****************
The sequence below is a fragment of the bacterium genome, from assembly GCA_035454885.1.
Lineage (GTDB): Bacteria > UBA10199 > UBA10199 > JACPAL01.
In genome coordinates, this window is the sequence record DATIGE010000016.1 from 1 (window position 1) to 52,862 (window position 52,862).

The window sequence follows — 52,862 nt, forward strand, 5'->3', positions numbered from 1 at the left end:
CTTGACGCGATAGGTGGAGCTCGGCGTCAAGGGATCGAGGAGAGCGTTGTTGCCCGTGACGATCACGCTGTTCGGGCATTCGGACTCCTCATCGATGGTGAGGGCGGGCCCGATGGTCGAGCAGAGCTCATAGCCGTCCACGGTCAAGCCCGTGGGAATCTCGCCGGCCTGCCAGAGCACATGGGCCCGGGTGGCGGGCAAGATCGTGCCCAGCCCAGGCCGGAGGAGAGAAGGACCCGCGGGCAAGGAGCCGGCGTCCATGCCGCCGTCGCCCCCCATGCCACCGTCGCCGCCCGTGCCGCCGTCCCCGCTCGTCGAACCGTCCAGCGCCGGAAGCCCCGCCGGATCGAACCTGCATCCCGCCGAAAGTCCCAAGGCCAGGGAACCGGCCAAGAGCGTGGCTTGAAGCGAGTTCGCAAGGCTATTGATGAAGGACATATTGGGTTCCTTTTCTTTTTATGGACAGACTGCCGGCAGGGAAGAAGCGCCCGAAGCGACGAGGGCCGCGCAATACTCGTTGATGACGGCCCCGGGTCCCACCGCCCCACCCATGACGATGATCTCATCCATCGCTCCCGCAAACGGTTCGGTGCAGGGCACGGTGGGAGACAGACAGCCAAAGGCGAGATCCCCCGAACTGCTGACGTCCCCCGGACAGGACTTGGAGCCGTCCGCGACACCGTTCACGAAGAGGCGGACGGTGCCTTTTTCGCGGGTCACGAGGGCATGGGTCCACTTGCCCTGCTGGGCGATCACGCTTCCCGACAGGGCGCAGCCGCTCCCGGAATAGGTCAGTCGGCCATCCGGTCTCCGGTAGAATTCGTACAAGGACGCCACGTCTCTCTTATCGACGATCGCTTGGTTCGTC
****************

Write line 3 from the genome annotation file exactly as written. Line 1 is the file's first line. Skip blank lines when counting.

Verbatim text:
In genome coordinates, this window is the sequence record DATIGE010000016.1 from 1 (window position 1) to 52,862 (window position 52,862).